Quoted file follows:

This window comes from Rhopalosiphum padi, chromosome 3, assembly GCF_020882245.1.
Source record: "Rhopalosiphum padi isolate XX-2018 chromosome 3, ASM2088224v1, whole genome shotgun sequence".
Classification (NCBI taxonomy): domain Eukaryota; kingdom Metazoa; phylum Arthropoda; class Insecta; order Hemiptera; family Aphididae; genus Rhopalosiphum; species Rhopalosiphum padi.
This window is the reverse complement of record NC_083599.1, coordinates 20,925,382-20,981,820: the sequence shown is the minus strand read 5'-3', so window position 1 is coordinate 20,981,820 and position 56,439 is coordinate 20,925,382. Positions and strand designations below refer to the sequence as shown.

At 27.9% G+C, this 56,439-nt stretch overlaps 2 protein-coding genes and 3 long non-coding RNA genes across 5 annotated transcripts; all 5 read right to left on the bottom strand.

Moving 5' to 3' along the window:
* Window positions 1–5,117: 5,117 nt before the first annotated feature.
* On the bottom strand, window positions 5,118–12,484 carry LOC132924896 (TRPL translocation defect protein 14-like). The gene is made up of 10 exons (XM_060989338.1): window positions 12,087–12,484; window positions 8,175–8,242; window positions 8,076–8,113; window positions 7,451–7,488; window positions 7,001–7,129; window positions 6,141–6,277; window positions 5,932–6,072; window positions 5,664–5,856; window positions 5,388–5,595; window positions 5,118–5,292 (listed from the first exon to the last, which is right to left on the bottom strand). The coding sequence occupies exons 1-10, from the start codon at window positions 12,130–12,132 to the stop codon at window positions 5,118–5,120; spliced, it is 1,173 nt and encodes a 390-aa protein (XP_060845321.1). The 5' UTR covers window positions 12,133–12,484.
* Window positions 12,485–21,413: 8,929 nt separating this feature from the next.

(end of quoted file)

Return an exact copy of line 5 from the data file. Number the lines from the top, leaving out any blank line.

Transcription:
At 27.9% G+C, this 56,439-nt stretch overlaps 2 protein-coding genes and 3 long non-coding RNA genes across 5 annotated transcripts; all 5 read right to left on the bottom strand.